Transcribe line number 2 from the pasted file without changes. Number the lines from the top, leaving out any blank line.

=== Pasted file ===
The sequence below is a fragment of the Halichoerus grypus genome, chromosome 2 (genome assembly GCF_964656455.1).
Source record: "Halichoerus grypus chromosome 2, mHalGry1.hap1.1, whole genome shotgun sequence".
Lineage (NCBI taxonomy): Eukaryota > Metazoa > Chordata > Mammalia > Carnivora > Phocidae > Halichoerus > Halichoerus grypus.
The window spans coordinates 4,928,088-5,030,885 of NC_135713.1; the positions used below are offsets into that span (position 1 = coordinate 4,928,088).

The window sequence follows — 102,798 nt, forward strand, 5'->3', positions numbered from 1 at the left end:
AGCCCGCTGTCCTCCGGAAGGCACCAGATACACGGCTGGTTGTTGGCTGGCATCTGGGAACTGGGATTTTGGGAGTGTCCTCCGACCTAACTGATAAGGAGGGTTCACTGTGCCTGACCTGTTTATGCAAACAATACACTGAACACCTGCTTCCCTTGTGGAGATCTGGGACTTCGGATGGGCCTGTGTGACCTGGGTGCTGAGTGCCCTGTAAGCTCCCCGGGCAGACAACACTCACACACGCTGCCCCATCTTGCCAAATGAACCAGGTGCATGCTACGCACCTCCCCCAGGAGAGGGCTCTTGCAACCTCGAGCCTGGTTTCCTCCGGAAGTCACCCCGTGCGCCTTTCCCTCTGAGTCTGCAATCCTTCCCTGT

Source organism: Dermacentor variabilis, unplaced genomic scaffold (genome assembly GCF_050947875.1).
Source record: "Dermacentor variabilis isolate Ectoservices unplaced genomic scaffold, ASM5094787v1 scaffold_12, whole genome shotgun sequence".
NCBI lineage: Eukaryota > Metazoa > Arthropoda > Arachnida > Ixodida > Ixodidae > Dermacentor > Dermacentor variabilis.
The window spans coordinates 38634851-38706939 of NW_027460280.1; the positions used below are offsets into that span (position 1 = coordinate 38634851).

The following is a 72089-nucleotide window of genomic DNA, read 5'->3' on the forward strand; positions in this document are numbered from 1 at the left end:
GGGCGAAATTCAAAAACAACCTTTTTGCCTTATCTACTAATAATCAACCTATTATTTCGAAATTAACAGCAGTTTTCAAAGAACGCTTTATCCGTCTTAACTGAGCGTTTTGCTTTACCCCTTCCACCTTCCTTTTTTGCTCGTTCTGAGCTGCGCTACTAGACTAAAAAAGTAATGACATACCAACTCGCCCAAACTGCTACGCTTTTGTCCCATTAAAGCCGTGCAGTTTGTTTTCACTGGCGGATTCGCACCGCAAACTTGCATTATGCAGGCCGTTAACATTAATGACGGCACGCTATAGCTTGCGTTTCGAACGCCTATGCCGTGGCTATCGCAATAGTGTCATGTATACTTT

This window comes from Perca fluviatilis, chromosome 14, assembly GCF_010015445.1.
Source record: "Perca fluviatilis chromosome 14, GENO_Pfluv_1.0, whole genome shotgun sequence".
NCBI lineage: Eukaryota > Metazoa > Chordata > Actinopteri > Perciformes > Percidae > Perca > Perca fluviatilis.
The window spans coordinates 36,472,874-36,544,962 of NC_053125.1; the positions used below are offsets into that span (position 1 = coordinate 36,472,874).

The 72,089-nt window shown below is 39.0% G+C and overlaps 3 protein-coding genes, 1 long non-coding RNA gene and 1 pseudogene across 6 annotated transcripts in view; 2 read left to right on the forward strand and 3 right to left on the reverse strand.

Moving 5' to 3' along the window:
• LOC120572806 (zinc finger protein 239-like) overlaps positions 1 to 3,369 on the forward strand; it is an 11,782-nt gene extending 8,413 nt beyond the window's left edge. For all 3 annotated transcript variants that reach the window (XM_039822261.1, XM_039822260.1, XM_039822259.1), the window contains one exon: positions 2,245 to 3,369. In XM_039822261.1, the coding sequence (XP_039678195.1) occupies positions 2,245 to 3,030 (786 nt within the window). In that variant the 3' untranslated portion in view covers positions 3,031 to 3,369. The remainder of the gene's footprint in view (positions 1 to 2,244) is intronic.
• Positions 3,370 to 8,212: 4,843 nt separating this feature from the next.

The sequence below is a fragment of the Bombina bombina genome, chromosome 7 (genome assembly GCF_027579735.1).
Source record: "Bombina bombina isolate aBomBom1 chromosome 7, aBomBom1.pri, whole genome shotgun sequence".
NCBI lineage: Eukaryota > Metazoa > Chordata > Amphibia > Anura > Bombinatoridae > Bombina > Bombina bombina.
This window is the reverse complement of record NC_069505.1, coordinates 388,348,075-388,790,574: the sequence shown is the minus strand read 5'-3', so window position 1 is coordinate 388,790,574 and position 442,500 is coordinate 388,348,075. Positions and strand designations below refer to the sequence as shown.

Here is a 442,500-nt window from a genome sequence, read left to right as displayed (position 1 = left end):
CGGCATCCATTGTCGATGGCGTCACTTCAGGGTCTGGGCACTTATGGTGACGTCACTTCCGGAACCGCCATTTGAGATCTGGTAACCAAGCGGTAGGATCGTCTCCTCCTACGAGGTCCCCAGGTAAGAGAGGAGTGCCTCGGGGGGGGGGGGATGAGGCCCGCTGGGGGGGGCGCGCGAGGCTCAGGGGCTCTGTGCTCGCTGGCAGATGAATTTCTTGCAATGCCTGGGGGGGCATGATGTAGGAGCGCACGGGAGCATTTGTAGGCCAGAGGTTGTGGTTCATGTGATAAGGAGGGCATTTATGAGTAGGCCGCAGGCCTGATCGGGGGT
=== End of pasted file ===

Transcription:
Source record: "Halichoerus grypus chromosome 2, mHalGry1.hap1.1, whole genome shotgun sequence".